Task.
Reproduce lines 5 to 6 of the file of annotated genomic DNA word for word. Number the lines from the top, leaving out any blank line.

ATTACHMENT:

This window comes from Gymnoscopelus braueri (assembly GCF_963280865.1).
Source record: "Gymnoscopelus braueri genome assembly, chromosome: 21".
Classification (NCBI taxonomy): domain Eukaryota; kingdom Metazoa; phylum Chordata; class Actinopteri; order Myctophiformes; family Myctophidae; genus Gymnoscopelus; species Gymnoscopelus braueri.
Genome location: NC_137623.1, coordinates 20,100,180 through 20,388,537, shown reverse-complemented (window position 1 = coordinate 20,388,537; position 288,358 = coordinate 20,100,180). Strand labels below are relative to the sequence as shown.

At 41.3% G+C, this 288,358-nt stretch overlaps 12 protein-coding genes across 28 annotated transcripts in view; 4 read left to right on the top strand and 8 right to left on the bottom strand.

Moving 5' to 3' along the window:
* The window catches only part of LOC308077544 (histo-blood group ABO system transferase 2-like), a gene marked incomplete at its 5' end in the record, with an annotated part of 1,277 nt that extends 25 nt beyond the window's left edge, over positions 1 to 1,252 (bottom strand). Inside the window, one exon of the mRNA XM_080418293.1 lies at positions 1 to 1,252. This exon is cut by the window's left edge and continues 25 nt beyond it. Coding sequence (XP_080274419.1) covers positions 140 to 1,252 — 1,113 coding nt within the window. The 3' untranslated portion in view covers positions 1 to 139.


At 41.3% G+C, this 288,358-nt stretch overlaps 12 protein-coding genes across 28 annotated transcripts in view; 4 read left to right on the top strand and 8 right to left on the bottom strand.

Moving 5' to 3' along the window: